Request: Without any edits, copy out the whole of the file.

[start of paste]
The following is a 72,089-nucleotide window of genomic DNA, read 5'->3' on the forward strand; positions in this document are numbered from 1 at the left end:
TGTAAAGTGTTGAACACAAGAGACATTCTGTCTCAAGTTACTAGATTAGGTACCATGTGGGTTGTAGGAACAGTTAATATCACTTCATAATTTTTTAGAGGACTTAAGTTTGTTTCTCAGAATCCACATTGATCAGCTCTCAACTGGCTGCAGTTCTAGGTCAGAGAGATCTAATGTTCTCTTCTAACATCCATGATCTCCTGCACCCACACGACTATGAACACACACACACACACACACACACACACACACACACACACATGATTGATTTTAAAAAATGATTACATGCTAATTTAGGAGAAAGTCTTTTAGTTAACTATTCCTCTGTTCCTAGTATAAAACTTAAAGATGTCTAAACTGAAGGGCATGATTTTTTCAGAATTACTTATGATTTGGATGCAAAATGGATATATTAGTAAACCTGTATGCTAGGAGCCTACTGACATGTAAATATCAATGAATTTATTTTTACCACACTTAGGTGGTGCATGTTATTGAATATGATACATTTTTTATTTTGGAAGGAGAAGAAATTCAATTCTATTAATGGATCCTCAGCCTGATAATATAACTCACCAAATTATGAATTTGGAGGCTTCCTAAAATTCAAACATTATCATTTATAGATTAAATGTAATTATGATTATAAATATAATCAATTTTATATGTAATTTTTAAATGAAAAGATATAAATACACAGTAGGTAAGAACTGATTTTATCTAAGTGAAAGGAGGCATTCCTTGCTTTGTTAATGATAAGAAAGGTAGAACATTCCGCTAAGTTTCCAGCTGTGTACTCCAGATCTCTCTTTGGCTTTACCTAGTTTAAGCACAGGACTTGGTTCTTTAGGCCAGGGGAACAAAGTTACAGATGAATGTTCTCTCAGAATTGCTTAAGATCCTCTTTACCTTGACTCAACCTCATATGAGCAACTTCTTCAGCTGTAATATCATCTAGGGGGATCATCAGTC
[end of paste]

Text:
The following is a 72,089-nucleotide window of genomic DNA, read 5'->3' on the forward strand; positions in this document are numbered from 1 at the left end:
TGTAAAGTGTTGAACACAAGAGACATTCTGTCTCAAGTTACTAGATTAGGTACCATGTGGGTTGTAGGAACAGTTAATATCACTTCATAATTTTTTAGAGGACTTAAGTTTGTTTCTCAGAATCCACATTGATCAGCTCTCAACTGGCTGCAGTTCTAGGTCAGAGAGATCTAATGTTCTCTTCTAACATCCATGATCTCCTGCACCCACACGACTATGAACACACACACACACACACACACACACACACACACACACACATGATTGATTTTAAAAAATGATTACATGCTAATTTAGGAGAAAGTCTTTTAGTTAACTATTCCTCTGTTCCTAGTATAAAACTTAAAGATGTCTAAACTGAAGGGCATGATTTTTTCAGAATTACTTATGATTTGGATGCAAAATGGATATATTAGTAAACCTGTATGCTAGGAGCCTACTGACATGTAAATATCAATGAATTTATTTTTACCACACTTAGGTGGTGCATGTTATTGAATATGATACATTTTTTATTTTGGAAGGAGAAGAAATTCAATTCTATTAATGGATCCTCAGCCTGATAATATAACTCACCAAATTATGAATTTGGAGGCTTCCTAAAATTCAAACATTATCATTTATAGATTAAATGTAATTATGATTATAAATATAATCAATTTTATATGTAATTTTTAAATGAAAAGATATAAATACACAGTAGGTAAGAACTGATTTTATCTAAGTGAAAGGAGGCATTCCTTGCTTTGTTAATGATAAGAAAGGTAGAACATTCCGCTAAGTTTCCAGCTGTGTACTCCAGATCTCTCTTTGGCTTTACCTAGTTTAAGCACAGGACTTGGTTCTTTAGGCCAGGGGAACAAAGTTACAGATGAATGTTCTCTCAGAATTGCTTAAGATCCTCTTTACCTTGACTCAACCTCATATGAGCAACTTCTTCAGCTGTAATATCATCTAGGGGGATCATCAGTC